Season three of "Drag Race UK" has been groundbreaking. This season had the first cis female, Victoria Scone, compete in the series, and Charity Kase became the first drag queen on the United Kingdom edition of the show to come out as HIV-positive. The only other queens to announce they are HIV-positive were from the U.S. version of RuPaul's franchise: Ongina and Trinity K. Bonet.
In a heartfelt conversation on the show with fellow contestant Kitty Scott-Claus, Kase revealed she started drag as a way to express her emotions.
"It was my therapy for a while. I went through a really dark time," she said.
Kase contracted HIV at the age of 18, shortly after she moved to London. The drag queen admitted the diagnosis was difficult for her to process at such a young age.
"I was still a child," she said.
The consequences of this one night when she was 18—during which she contracted HIV and "lots of other STIs"—still follow her to this day. A man took advantage of her, and now, six years later, she is still dealing with the stigma of the diseases she contracted.
On dating apps, the performer faces painful discrimination. She said potential matches tell her, "You're diseased. You're disgusting. Stay away from me."
Kase told Scott-Claus, "The trauma of getting diagnosed positive really comes from the stigma of HIV. It's sad that it's still such a thing."
As a result of these negative experiences, Kase has shut herself off from relationships.
"I would love a relationship. I would love to feel close to somebody. But I just don't feel capable of putting myself in that place where I'm so vulnerable that someone can tear me down over something," she said.
The queen said it's not the diagnosis of HIV itself that impacts her most, but the loneliness she has experienced since. What's frustrating for Kase is the stigma of HIV is not backed by science. Her medication protects her from spreading the disease.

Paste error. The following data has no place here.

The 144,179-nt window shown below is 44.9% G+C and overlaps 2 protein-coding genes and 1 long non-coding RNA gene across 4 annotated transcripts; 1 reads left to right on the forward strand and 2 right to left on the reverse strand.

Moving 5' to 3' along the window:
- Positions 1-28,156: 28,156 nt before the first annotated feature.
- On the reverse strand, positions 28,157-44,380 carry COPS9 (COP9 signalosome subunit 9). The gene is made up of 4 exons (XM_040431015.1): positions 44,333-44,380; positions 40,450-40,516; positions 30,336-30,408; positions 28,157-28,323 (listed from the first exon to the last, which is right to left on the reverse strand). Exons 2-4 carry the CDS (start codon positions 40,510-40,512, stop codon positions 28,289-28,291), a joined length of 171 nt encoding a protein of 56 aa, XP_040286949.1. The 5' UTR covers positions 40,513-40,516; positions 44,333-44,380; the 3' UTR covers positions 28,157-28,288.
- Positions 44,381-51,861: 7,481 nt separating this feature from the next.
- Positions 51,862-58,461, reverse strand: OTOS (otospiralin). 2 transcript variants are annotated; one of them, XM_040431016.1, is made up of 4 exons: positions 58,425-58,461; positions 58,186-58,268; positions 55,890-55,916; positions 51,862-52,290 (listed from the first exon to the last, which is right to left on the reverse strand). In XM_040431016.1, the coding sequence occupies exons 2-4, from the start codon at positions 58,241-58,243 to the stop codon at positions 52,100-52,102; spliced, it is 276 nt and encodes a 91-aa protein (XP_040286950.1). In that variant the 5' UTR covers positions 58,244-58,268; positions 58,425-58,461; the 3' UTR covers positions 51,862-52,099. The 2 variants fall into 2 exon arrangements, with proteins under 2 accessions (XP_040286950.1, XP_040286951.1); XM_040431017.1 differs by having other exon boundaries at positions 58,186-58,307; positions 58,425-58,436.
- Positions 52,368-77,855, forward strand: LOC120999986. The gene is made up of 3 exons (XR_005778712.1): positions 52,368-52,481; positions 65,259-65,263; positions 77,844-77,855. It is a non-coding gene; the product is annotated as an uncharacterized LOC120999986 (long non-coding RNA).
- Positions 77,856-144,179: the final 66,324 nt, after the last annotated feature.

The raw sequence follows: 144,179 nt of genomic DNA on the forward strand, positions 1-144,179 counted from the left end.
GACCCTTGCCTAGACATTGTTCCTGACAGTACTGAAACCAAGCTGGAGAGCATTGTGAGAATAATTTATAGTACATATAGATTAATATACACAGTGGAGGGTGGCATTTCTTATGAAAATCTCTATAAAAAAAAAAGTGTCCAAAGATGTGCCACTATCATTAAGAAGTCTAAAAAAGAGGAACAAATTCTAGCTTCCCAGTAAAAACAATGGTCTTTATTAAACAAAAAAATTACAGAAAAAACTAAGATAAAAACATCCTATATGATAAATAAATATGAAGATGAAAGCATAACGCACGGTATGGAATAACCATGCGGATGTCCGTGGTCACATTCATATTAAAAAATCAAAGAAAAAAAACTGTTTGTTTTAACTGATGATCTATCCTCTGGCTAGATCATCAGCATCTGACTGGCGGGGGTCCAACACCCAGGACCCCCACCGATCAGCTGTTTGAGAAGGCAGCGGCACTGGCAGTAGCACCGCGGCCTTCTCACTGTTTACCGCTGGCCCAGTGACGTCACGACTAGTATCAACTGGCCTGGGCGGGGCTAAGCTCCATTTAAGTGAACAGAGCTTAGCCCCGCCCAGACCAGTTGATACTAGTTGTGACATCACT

"I take three tablets a day and I live a normal life expectancy. I am undetectable, which means the virus cannot be passed on from me," she said during the episode.
She knows how privileged she is to have this treatment, acknowledging it represents a major step toward controlling the spread of the virus.
In light of these struggles, the queen has enormous gratitude for drag.
"Drag was a massive, massive help for me in coping with these emotions," Kase said. "Becoming Charity was definitely a sort of therapy for me. It was a way to express myself while also celebrating the beauty of darkness."
The drag performer admits she wouldn't change her experiences for the world, because she is proud of who she is today.
"I am comfortable with what I do and who I am, and that is why I am so passionate about my drag and why I put my all into it and why I spend every moment of every day creating something—to distract myself from the dark places I've been to and the dark places that I can still go to," Kase said on the show.
After the incredible @thecharitykase spoke openly and honestly about the impact of their HIV diagnosis, we’ve asked community sexual and reproductive health doctor Annabel Sowemimo (@SoSowemimo) to give us some facts about HIV.#DragRaceUK pic.twitter.com/qG6WLc9S2t— RuPaul's Drag Race UK (@dragraceukbbc) October 7, 2021
Ultimately, Kase wants to see more educational efforts regarding the virus.
"The stigma hasn't gone anywhere, and unless you have a personal connection with somebody who has that experience, you're not educated around it," she said. "It's important that it's taught in schools and it's important that we talk about it."
To watch the next episode of "Drag Race UK" and follow Kase's journey, tune in Thursdays at 7pm BST on BBC Three.
For more information on HIV, click here.